Scope and Contents
The William V. Houston [Houston, W. V. (William Vermillion), 1900-] Personal Papers document Houston's personal life and academic career beginning with his university education at Ohio State and Chicago in 1925, and continuing with his studies in Munich and Leipzig during 1927 and 1928 and his work at the California Institute of Technology from 1928 until he accepted the presidency of Rice Institute in 1946. Houston accepted the position at Rice with the proviso that he could continue both teaching and research in physics. He retired as President of the University in 1961 and accepted the position of president of The American Physical Society in 1962. Houston's major research interests were in the fields of spectroscopy, theory of solid state, quantum mechanics and superconductivity.
The Houston Personal Papers, made up of correspondence, notebooks, notes, appointment books, clippings and various printed materials and totaling eleven feet 9 inches, are arranged in five series.
Student papers and grades may not be photocopied.
Permission to publish from these papers must be obtained from the Woodson Research Center, Fondren Library, Rice University.
Biographical / Historical
William Vermillion Houston was born in Mount Giliad, Ohio, on January 19, 1900. He received a B.A. in physics and a B.S. in education from Ohio State University in 1920. In 1922, he received an M.S. degree from the University of Chicago, and in 1925 he received a Ph.D. from Ohio State University. Houston then went on to study in Germany on a Guggenheim Fellowship in 1927, assisting Warner Heisenberg and others in the development of quantum theory. Later, Houston was a National Research Fellow at the California Institute of Technology.
Dr. Houston was named the second president of the Rice Institute in 1946 after nineteen years on the faculty of the Californian Institute of Technology. When he arrived at Rice, Houston served as both President and a professor of physics. He greatly expanded graduate study and research throughout the Institute. He recognized the value of humanities in making the complete student and he initiated a five-year engineering program under which students took courses in humanities before taking specialized engineering courses. Finally, he established the residential college system. Houston retired in 1961 and was appointed an honorary chancellor of the University [renamed Rice University July 1, 1960], but continued to teach one graduate course, counsel graduate students and conduct research until his death.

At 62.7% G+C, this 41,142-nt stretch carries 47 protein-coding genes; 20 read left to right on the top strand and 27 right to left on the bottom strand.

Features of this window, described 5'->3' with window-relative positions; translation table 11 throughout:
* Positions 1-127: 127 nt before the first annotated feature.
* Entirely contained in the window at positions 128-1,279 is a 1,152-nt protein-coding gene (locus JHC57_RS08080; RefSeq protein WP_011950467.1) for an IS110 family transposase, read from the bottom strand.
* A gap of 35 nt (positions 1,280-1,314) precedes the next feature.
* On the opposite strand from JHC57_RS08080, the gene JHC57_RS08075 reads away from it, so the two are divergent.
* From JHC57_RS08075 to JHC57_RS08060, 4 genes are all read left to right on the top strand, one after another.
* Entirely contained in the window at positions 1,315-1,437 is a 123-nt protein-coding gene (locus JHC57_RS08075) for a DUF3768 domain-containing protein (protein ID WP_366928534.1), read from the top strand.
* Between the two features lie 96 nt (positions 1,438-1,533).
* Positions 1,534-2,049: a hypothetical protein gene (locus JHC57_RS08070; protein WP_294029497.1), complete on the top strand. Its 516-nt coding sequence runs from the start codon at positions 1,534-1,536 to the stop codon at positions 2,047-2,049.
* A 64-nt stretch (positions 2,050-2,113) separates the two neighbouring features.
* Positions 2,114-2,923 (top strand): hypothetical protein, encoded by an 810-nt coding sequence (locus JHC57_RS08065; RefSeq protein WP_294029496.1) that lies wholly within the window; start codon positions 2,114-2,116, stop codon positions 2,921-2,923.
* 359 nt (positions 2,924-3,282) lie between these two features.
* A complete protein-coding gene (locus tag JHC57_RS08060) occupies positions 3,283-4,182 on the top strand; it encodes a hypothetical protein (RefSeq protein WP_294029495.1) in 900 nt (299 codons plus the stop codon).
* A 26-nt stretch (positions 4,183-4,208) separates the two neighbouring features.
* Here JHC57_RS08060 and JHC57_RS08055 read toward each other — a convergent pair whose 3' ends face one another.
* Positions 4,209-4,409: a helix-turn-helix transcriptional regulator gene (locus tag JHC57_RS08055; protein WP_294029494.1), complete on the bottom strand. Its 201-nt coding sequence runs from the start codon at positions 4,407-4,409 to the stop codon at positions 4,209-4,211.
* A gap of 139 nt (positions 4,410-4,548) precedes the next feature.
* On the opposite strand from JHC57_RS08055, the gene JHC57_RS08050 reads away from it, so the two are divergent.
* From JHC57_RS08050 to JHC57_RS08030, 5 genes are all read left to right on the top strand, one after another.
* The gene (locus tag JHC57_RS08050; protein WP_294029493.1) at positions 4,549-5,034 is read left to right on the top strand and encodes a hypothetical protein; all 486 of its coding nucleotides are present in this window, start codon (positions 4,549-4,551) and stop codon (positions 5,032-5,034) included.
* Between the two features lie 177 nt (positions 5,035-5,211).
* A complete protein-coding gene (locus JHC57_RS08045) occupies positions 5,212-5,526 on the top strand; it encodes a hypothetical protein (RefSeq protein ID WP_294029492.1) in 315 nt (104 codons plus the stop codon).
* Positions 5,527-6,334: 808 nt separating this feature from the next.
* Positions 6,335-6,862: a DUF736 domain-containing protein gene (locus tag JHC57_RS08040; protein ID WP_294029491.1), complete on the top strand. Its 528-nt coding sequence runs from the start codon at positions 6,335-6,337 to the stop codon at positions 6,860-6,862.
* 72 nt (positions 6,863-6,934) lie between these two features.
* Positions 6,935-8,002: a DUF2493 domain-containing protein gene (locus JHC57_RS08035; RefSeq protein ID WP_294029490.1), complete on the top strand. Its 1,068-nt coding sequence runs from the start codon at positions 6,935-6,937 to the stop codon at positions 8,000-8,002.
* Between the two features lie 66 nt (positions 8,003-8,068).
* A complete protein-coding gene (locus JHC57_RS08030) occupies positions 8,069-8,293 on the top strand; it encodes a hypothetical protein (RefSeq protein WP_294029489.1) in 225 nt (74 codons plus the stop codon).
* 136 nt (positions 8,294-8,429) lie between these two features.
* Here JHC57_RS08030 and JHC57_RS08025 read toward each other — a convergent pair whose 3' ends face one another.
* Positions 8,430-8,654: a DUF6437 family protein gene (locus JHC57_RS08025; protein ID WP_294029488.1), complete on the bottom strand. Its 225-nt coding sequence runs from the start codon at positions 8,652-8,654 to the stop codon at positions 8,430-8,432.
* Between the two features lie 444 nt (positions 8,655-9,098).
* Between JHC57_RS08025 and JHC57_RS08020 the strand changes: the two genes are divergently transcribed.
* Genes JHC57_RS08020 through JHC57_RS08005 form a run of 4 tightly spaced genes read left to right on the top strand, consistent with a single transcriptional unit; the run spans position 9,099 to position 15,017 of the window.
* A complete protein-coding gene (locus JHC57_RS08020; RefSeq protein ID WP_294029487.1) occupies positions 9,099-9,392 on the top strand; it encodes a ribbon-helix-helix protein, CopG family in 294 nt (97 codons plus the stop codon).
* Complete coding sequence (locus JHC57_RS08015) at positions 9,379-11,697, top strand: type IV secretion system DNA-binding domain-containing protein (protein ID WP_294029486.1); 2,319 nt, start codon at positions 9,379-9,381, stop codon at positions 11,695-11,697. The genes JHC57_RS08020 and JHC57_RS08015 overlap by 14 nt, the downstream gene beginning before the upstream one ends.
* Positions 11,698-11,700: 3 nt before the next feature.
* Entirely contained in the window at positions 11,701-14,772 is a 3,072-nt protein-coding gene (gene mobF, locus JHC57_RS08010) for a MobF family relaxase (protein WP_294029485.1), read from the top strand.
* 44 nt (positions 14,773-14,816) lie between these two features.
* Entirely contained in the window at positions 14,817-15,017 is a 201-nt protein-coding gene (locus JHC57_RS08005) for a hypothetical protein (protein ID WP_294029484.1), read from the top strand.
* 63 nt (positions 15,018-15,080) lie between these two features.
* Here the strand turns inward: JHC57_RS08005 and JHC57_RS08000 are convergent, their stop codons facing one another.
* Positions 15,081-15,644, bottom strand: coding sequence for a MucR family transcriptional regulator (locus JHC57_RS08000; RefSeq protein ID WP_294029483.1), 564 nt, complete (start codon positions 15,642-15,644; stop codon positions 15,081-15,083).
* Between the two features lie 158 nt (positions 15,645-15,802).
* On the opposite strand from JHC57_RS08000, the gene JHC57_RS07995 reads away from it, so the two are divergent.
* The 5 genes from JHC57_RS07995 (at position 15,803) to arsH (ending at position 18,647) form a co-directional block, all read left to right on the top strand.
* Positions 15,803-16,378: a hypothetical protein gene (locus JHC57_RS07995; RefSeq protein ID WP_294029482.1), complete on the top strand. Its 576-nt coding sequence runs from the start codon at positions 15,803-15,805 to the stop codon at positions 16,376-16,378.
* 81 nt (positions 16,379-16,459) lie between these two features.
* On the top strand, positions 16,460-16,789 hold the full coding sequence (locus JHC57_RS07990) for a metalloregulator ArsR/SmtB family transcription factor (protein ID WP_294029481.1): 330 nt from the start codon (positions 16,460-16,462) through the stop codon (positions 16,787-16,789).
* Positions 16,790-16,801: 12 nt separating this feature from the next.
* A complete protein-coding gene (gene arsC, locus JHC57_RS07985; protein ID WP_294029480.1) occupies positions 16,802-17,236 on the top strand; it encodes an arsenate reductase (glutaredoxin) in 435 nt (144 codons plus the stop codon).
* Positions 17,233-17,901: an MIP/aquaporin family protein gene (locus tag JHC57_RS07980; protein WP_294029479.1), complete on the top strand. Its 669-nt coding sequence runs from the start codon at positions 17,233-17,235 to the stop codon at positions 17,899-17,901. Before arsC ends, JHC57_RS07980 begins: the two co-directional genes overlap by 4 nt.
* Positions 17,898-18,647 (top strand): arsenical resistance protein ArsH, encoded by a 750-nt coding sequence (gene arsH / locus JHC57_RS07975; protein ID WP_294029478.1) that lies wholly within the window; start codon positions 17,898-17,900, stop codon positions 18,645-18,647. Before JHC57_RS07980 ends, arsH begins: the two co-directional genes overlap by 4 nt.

Houston made pioneering efforts in the fields of atomic spectroscopy and solid state theory. He was the author of two books: Principles of Mathematical Physics (1934) and Principles of Quantum Mechanics (1951). In addition to these books, Houston wrote dozens of numerous scientific articles.
The United States Navy awarded Houston its Medal of Merit for directing development, during World War II, of the first homing torpedo and for supervising scientific studies that helped improve United States weapon effectiveness in the area of undersea warfare. Houston also served on several national subcommittees to investigate the United States missile and satellite programs, United States atomic energy, and to explore the how the United States could help reorganize the postwar Japanese scientific community.
In addition to his academic career and his consulting for various government agencies and national subcommittees, Houston served on several scientific professional organizations. After having been a Fellow of the American Physical Society for many years, Houston was elected its president in 1962. He was a member of the National Academy of Sciences, the American Philosophical Society, the National Science Board and served as a trustee of the Carnegie Foundation for the Advancement of Teaching.
After retirement from Rice, Houston wintered in the city of Houston, summering in California. He continued his civic leadership and remained active in many community affairs. While on the first of several stops to meet with physicists in Europe, Houston died in Edinburgh, Scotland, on August 22, 1968. He had been attending the 111th International Conference on Low-temperature Physics at St. Andrew's University.